The Slovak Spectator spoke to Norbert Brath, general manager of Embraco, Nima Motazed, head of Global Services Bratislava, Swiss Re, Eek-Hee Lee, president of Kia Motors Slovakia, and Ivan Dubovan, HR team director at Samsung Electronics Slovakia, about Slovakia’s attractiveness as an investment destination, about the advantages and disadvantages of local versus expat management, and about reasons for their companies to maintain their investments in the country.
The Slovak Spectator (TSS): In Slovakia, as well as in other countries of the region, foreign investors usually start their businesses with imported management, and then gradually replace the managers with locals. Has this been the case for your company? If so, have you found sufficient human resources in Slovakia for the managerial positions in your company? What are the advantages and disadvantages of having expats in managerial positions?
Norbert Brath (NB): Yes, it is absolutely our situation. Embraco started in the late 1990’s, having majority of leadership positions covered by expats. However, the Spišská Nová Ves plant followed with a good development and gradually rose to the position of the largest employer in the Spiš region with more local representatives in leadership positions.
The local managers proved to be very suitable for all positions and in 2010, our plant became the first one with a non-Brazilian CEO, a manager who grew up with the company. Today top management team is purely represented by local professionals, with the majority of them working for the company for more than 10 years. This is a very good base for the stability of the company, as they have a better knowledge of the local culture.
Having expats in managerial positions, however, can be a good step in reinforcing the multi-national culture of the global company, who can bring new ideas and experience.
Eek-Hee Lee (EHL): Yes, we do the same at Kia Motors Slovakia. We have also started with up to 70 Korean managers at the beginning. Nowadays only 42 expats and nine local Korean managers work in our plant. Currently, Korean managers work for our company mainly as coordinators. It means that the main responsibility is in the hands of Slovak managers now. The goal of such replacement is so-called localisation of managing positions in order to replace the expats with Slovak managers who are having much greater responsibility now compared with the past. Compared with the year 2012, the number of Slovak managers has increased from 48 to today’s 81. It represents a good motivational tool how to encourage employees to work on themselves and to improve their own competencies. Job rotation to various departments and promoting are among the other ways in which to find a proper replacement of managing positions. At the same time, communication of Slovak managers with governmental bodies, business partners and local authorities can be more effective.
We employ a sufficient number of employees who are willing to improve their skills and enhance their competencies. So we can replace the leaving Korean colleagues with people who know our working environment and processes in the company well. We offer and encourage our employees to participate in a complex education programme to enhance their skills and enrich their knowledge (e.g. language courses, internal MBA programme, Talent academy, coaching, mentoring, etc.). Employees in managing positions can also participate in our exchange programme, which means they have an opportunity to spend several weeks (occasionally months) at Korean or European headquarters, Research & Developing centre or overseas plants to share experiences with their colleagues, with the goal to make processes smoother on both sides.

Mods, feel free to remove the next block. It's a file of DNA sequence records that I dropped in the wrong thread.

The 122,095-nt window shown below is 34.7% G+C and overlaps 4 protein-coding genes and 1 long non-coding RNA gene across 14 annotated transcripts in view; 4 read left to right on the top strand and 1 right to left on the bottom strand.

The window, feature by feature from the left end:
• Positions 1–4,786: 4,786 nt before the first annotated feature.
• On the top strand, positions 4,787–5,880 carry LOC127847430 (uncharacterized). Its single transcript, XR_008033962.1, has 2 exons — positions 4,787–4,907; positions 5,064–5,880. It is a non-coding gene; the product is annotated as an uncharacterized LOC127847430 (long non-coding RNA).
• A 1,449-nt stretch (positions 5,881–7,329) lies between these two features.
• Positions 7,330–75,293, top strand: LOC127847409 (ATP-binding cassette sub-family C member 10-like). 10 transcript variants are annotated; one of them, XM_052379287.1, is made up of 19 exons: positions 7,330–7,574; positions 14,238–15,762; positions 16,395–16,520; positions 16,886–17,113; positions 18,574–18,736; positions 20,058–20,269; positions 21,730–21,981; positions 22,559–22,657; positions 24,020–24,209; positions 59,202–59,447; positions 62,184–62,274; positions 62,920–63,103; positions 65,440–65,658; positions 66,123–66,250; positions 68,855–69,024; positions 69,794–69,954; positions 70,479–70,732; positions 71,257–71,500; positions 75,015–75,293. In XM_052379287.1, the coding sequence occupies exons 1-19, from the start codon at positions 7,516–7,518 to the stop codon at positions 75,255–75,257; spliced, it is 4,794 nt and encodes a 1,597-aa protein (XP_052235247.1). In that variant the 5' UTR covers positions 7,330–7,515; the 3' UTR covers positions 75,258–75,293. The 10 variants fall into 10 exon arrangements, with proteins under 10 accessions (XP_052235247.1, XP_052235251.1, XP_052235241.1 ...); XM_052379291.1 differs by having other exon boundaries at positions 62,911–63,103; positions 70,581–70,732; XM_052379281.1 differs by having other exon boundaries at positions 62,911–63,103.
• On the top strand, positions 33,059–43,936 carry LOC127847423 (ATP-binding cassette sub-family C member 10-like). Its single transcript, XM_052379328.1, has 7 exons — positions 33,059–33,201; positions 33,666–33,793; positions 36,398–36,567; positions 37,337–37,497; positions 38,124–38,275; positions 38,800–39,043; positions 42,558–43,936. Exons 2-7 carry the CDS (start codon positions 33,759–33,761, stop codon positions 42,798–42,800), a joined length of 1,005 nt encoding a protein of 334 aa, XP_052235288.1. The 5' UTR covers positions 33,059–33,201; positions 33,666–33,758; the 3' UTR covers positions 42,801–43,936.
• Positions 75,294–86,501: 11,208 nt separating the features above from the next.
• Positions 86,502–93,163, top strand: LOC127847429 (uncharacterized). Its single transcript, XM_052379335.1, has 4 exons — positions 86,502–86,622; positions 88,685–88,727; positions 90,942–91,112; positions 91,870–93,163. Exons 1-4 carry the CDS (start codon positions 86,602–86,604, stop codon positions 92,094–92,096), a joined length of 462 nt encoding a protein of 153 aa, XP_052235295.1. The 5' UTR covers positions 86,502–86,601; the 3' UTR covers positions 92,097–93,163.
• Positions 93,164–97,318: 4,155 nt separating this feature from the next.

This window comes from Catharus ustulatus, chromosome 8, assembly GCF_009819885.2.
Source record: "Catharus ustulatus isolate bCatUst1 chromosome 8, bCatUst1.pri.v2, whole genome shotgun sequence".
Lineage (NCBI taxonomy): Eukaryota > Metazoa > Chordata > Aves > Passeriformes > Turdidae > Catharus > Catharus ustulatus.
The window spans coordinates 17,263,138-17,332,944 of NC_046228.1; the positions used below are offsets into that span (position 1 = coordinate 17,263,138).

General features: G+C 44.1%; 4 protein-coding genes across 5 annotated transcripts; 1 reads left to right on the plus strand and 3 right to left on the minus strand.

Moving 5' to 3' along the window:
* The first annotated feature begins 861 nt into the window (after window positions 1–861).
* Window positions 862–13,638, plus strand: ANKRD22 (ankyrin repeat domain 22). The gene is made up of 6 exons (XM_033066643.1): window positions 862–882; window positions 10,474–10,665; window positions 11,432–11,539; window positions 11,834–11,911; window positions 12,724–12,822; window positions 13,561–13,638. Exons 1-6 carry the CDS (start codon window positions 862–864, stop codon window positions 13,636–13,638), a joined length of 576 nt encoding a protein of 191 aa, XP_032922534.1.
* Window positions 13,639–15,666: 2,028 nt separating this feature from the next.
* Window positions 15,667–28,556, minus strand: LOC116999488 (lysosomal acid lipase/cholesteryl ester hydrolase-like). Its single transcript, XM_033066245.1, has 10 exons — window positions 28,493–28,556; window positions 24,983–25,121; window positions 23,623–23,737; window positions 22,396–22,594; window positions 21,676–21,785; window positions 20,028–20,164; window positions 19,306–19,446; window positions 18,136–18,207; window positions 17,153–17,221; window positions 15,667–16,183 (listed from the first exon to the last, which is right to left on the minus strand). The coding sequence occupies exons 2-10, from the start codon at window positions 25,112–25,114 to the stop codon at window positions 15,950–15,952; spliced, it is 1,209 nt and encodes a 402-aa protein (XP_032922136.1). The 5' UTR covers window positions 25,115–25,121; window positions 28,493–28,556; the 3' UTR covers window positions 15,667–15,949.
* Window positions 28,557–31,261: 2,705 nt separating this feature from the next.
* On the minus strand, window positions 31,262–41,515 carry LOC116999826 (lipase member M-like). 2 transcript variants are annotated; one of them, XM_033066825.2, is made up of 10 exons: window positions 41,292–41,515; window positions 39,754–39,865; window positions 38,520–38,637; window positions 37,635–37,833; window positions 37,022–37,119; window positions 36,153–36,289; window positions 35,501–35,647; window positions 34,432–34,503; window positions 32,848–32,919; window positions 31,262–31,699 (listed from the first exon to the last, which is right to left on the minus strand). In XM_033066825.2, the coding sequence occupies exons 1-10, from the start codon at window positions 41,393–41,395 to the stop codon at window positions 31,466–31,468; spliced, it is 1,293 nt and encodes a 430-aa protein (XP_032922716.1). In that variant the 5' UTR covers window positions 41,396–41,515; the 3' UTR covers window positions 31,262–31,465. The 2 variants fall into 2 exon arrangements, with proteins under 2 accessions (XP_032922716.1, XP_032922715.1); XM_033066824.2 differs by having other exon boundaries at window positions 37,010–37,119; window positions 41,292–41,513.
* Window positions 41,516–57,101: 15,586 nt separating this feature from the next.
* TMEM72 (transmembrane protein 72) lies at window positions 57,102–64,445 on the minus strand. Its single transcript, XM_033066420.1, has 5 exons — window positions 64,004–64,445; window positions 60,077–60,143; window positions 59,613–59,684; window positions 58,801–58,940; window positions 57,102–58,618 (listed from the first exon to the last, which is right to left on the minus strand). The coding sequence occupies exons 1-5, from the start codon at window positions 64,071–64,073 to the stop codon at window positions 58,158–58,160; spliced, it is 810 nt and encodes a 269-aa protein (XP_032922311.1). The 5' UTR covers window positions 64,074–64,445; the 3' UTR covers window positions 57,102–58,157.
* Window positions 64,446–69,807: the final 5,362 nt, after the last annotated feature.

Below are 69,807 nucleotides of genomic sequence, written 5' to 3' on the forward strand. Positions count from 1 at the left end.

Nima Motazed (NM): In Swiss Re we have a mix of managers that are both local and international and have continued this as we have grown as an organisation. We have used the mix of both local and international managers to build the infrastructure of the growing management team in Swiss Re and used international assignees in the Bratislava location to import their knowledge and expertise into the location. Over the longer term, the mix of local and international managers will shift more towards a higher number of local Slovak managers. Also as an organisation we have benefited from our local Slovak employees taking the opportunity of assignments in our other locations to build their knowledge and skill set globally. As an organisation we have found that some of the mid-management level roles can be more difficult to fill, however, our experience has shown that blending our recruitment activity at this level with hiring potential and developing the skill set of our employees internally has created the right environment for us to move forward and grow as an organisation.
Ivan Dubovan (ID): Samsung Electronics is a global leader in consumer electronics, which builds its success on continuous innovation. We operate in more than 80 countries and each market is given appropriate consideration. Global activity is reflected also in the management structure with a mix of Korean and Slovak people. Sufficient human resources, especially talented and experienced people for management, is a major challenge for all the industry sectors. This requires active management habits and skills to be developed during their education at school.